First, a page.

Trans Mountain pipeline decision could end provincial infighting

The federal government in Canada placed a $3.5 billion bet on a crude oil pipeline that's been the source of simmering debate across the country.
By Daniel J. Graeber Follow @dan_graeber Contact the Author   |  May 30, 2018 at 9:10 AM
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May 30 (UPI) -- The federal decision by the Canadian government to take over the Trans Mountain expansion gets the project removed from provisional spats, analysts said.

After spending more than $850 million (USD) since it petitioned federal regulators for the project in 2013, pipeline company Kinder Morgan signaled in April that opposition to its plans to triple the design capacity for its Trans Mountain network to the western coast of Canada exposed its shareholders to undue risk.

On Tuesday, the federal government announced plans to purchase Kinder Morgan's pipeline and terminal assets for $3.5 billion, two days before the company was set to shelve the project.

"Our government believes that the commercial agreement we have reached with Kinder Morgan is the best way to protect thousands of good, well-paying jobs while delivering a solid return on investment for Canadians," Finance Minister Bill Morneau said in a statement. "This is an investment in Canada's future."

The government said the financial move ensures Trans Mountain construction can continue through the 2018 work season. The project, like the Keystone XL oil pipeline from Alberta through the United States, has been a source of contention for environmental advocates and leaders on both sides of the border.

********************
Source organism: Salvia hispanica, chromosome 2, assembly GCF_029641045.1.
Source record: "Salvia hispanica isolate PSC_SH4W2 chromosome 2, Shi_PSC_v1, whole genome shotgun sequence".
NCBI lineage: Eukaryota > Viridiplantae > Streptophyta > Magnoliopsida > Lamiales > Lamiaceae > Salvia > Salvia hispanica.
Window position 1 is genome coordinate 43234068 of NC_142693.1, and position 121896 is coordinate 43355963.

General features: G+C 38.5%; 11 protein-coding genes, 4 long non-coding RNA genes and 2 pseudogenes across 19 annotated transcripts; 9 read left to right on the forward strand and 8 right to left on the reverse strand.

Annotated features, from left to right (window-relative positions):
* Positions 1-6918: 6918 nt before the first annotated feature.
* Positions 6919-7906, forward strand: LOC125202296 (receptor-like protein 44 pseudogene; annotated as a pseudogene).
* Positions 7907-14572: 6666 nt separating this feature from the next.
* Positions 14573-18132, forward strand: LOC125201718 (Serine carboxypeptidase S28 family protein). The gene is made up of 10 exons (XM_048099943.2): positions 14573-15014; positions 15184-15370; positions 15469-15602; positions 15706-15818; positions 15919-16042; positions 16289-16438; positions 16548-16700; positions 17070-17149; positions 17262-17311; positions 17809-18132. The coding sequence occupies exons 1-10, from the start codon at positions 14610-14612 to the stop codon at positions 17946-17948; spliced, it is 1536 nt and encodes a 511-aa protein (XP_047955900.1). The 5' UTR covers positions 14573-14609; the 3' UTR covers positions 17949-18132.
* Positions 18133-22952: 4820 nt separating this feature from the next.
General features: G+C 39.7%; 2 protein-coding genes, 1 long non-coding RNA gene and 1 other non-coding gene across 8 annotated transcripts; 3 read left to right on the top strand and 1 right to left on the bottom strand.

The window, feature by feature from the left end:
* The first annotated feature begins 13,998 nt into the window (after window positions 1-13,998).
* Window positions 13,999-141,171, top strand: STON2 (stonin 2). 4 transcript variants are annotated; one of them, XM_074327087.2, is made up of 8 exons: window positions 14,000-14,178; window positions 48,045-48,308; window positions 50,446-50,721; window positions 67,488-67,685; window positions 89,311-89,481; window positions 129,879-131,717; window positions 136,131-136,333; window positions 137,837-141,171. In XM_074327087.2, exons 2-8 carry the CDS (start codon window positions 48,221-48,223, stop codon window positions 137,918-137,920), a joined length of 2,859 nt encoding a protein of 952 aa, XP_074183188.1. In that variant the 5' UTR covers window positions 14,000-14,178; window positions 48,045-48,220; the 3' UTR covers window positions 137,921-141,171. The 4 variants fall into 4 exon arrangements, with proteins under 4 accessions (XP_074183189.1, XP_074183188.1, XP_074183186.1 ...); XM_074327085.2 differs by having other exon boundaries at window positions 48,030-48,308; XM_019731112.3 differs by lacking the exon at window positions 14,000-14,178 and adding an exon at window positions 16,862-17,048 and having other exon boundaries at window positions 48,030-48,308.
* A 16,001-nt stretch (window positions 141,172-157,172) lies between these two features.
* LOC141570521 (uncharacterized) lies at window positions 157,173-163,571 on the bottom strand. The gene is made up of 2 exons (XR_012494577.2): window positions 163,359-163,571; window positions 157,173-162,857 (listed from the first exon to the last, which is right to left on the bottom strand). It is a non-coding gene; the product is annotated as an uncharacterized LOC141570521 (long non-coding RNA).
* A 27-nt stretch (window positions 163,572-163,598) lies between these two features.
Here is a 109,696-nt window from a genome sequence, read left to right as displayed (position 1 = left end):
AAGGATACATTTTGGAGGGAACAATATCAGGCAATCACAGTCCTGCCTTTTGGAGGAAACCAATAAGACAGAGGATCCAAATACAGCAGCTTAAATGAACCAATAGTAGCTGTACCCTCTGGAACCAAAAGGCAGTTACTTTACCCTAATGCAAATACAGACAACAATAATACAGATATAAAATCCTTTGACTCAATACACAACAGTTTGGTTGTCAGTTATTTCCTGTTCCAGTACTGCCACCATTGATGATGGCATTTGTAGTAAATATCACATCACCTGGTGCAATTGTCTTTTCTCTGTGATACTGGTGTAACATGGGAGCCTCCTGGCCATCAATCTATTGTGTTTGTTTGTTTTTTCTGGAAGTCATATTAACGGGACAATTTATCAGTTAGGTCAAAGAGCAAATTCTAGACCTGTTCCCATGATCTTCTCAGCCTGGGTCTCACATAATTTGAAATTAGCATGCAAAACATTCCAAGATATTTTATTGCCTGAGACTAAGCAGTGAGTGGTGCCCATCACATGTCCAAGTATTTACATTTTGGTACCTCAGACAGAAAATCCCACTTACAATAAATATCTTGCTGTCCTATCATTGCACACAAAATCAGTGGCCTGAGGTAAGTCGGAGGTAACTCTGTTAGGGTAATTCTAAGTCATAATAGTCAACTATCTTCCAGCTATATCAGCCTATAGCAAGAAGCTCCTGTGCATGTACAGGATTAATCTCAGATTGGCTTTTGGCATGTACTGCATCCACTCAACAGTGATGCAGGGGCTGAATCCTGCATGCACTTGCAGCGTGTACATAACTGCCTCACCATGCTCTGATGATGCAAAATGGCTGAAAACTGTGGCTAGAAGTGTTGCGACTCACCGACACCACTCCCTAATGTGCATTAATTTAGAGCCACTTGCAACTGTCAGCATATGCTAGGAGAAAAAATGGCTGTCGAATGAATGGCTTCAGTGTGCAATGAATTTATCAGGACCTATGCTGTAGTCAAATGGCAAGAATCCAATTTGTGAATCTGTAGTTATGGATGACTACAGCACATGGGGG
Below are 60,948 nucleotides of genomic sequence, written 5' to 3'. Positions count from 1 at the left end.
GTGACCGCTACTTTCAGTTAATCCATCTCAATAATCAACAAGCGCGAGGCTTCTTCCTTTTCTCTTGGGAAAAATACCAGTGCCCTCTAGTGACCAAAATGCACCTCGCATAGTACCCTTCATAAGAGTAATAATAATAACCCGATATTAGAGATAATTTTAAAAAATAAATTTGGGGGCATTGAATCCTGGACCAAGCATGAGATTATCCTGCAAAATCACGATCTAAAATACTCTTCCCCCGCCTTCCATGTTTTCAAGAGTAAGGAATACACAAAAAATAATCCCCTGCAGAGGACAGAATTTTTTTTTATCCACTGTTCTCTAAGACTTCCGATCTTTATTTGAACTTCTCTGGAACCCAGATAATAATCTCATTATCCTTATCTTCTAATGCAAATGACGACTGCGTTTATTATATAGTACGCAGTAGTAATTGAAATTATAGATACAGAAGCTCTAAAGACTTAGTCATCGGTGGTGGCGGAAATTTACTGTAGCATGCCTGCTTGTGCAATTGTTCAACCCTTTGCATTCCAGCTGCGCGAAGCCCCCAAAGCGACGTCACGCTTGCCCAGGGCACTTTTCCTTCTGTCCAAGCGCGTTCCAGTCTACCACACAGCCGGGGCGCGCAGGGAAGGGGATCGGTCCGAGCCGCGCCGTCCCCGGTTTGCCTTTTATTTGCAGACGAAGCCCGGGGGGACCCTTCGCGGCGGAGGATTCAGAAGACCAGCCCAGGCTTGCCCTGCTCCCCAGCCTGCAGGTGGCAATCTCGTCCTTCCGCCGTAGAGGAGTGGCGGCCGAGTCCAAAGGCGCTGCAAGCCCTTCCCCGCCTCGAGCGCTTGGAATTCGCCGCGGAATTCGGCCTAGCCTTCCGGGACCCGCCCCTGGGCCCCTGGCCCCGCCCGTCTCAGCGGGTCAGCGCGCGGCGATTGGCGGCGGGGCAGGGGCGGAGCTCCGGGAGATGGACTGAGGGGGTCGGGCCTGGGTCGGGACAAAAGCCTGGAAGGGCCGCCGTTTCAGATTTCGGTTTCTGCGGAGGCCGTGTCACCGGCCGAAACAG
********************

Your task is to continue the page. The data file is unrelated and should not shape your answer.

When announcing it may pull the plug, Kinder Morgan added the opposition to Trans Mountain has led to increased provincial tensions.

"The move to acquire ownership helps to reduce the uncertainty over the future timing of pipelines and the future value of western Canadian crude oil which has weighed on investment decisions in western Canada," Kevin Birn, the director for regional energy projects at consultant group IHS Markit, told UPI.

In January, British Columbia Premier John Horgan considered new regulations on bitumen, a heavier type of oil found in Canada. Included among the proposals was a restriction on transportation until the government determined what would happen if there was a spill of the thicker type of oil.

Saskatchewan Premier Scott Moe said Horgan's administration has shown willingness only to stand in the way. Alberta later proposed legislation that would block exports of oil, natural gas or fuels to its neighbors in British Columbia.

A project delay or cancellation would've had U.S. complications as well because some of the 300 million barrels of oil per day traveling through the existing Trans Mountain network feeds refineries in Washington state.

Sandy Fielden, the director for oil and products research at Morningstar, told UPI the federal decision settles the provincial matter, but might have unintended consequences for Prime Minister Justin Trudeau's administration.

"This transaction is a workaround to solve a political problem between the Federal and provincial governments in Canada," he said. "It sets a precedent for any other midstream company that runs into opposition to their pipeline to 'cry wolf' and get bailed out by the Canadian government."

Alberta's government estimated that pipeline projects like Trans Mountain could stimulate economic growth by as much as 2 percent by 2023. Horgan, for his part, suggested the fight wasn't over.

"Our government is determined to defend British Columbia's interests within the rule of law and in the courts," he said.

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